Sandra: Well, I think that the innovations go back to what I was talking about before in that top-down, bottom-up dynamic. I think that innovation happens in the space between what adults want and what children and teenagers want. It’s that intergenerational negotiation that makes change happen. I can give a couple concrete examples from my research.
A lot of camps aspire to be Hebrew or Yiddish speaking, not just what we kind of know today as “infused,” to use the words of scholars like Sarah Ben-Nor. Hebrew-infused environments where Hebrew is used to talk about different spaces around camp or group names in announcements a little bit here and there. No, they want it to be fully or at least largely Hebrew or Yiddish-speaking. That’s what adults wanted. Kids did not want that. So the innovation, then, is the Hebrew infusion and the idea of using language as a pathway towards identity, even if it’s not fluent language. That’s one example.
I’m trying to think of other concrete examples. In the Yiddish camps, Boiberik and Hemshekh in particular, are camps that I gave a lot of attention to that were more Yiddishist in their ideologies, not just using Yiddish in the early 20th century when it was one of American Jewry’s languages, but also constructing an ideology around it as Yiddish started to decline. The tension between what adults wanted, which was to continue fluent Yiddish, and what children and teenagers wanted, which was not to speak Yiddish all the time, but to use it symbolically and to use it to engage with their Judaism.
That is a lot of how people use Yiddish today. There are people who speak Yiddish fluently, like me, who wanna speak Yiddish with their children, et cetera, but a lot of people who describe themselves as Yiddishists, Yiddish represents to them an ideology of social justice, of secular Jewishness perhaps, of diasporism, of doikite, of hereness, and they don’t need to speak it fluently in order to use Yiddish to connect to that. That came, that’s an innovation. I would call that an innovation that came out of camp and it came in that tension between children and youth. And there are so many examples of that.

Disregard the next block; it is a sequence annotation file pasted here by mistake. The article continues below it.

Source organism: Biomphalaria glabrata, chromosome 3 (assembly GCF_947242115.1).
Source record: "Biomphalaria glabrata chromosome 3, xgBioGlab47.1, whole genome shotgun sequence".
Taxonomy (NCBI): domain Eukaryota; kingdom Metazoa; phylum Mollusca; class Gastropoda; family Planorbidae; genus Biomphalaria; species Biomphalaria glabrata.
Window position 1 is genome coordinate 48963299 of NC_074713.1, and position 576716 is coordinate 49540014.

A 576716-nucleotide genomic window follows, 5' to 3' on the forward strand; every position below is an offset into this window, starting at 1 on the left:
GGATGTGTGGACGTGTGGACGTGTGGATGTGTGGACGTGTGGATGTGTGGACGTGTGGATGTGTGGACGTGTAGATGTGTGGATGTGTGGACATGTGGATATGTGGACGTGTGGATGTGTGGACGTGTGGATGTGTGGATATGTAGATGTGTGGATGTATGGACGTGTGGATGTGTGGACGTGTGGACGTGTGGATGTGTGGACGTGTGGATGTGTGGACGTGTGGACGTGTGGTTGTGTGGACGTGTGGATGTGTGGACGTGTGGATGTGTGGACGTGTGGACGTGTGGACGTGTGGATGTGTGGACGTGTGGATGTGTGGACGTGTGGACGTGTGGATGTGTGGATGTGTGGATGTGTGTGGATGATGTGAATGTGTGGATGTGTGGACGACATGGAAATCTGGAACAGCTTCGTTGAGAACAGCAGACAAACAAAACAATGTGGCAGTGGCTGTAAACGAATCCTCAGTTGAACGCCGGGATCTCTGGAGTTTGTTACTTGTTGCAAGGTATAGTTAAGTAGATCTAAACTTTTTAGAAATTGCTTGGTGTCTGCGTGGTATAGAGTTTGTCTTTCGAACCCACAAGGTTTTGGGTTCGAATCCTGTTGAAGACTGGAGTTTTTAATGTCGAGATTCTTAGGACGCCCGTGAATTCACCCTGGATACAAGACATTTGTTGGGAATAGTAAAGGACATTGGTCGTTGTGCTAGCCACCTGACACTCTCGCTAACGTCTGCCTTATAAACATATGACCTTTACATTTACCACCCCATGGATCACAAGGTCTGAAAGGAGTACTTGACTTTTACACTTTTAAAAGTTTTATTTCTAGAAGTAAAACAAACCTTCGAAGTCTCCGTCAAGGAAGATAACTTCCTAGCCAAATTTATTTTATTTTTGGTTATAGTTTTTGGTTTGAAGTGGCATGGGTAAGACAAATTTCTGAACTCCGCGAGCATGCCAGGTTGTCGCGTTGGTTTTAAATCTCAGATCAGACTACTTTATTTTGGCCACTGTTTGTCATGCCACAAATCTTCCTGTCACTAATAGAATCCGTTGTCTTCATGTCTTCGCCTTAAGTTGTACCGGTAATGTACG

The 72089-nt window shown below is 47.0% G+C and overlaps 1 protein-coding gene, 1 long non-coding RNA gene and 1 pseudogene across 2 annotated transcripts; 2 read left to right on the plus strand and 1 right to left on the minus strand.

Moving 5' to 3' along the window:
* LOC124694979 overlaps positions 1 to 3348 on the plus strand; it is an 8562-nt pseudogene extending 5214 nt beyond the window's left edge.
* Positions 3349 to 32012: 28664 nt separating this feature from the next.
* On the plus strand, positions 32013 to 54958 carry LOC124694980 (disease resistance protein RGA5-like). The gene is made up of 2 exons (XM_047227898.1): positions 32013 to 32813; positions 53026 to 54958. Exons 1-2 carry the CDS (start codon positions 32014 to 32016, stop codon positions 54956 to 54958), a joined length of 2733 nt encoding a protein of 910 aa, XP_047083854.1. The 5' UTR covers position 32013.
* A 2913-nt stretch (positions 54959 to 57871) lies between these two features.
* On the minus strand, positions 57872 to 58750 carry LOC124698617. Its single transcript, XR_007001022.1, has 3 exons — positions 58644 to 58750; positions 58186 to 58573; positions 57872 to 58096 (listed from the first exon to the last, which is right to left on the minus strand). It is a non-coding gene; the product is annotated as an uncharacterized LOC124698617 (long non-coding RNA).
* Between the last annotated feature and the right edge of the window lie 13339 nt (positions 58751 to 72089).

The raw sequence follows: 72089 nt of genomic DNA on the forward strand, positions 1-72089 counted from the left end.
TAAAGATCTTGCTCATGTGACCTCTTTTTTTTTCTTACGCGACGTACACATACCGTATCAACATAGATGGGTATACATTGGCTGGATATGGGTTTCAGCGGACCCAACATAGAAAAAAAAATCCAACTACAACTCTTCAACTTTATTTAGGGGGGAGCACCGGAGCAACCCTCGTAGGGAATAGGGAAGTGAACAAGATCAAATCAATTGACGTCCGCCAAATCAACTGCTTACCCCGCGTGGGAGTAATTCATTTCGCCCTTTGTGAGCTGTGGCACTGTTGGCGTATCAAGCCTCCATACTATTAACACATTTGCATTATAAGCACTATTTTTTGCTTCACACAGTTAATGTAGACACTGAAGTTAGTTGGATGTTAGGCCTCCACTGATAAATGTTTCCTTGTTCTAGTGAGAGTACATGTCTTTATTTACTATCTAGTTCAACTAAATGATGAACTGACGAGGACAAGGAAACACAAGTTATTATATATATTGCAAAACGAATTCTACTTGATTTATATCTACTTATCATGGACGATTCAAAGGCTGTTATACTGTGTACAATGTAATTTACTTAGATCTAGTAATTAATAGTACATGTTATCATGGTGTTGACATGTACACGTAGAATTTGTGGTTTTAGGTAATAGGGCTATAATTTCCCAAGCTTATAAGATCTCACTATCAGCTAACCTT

Yehuda: I want to talk a little bit about Zionism because it appears in a major subset of these camps. I’m sure it’s an evolving story between the kinds of things that you’re going to play act and reenact about early Zionism versus post the Six-Day War, what Israel embodies and makes possible for American Jews.
But I couldn’t help but suspect, reading through some of your research on this, that it’s not just how do we use camp as a means of attaching people to the story, but that there’s something far more exciting about what Zionism offers to American Jews than the banality of their own existence. I wonder if you could poke at that a little bit as to why the industry of Zionist camping builds up in such a significant way.
And you alluded to it earlier in the show, actually, where you said it’s not self-evident that Zionism would have actually taken off within the context of American camping, especially if it was trying to make for good American Jews who were gonna stay in America.
Sandra: Yeah, I think that, and this is not just the Zionist camps, meaning the camps that came directly out of Zionist movements, but the fact that Zionism becomes mainstream in all kinds of Jewish camps is a feature of the fact that basically Jewish educators right after the Holocaust looked at the situation. And I’m really going to I’m going to boil this down to something very simple, because I found sources to this effect.
They looked at the situation. And they said, okay, what’s going to make Jewish kids feel proud right now? What’s going to make Jewish kids feel good about being Jewish? It’s not looking at Eastern Europe. You know, the Yiddish camps did that. And they fought an uphill battle and many of them closed.
So most Jewish camps, they look at Israel as a place where Jewish kids can source pride and the idea of Jews being strong and Jews being able to persevere. And that is where the idea of Zionism as central to Jewish camping comes from. It’s not necessarily, I mean it is political, but it’s not necessarily that what came first was that all American Jews bought into Zionism in the way we think of Zionism today as kind of support for Israel in this blanket way. It was more that they looked at the kids and thought about what is going to make them love being Jewish. And Israel was an answer.
And when you think about American camping more broadly, American camps of all kinds use Native American symbols, group names and camp names and teepees and totem poles and all these different things. Well, in a Jewish camp, Zionism was an easy kind of replacement for that. Let’s call the camp names, you know, Alumim and Tzofim and all these different things. And so that’s where that comes from. And it remains, you know, it really remains a big part of why Jewish camps, I think, engage with Israel. And they don’t necessarily know what to replace it with if they’re if they want to replace it at all.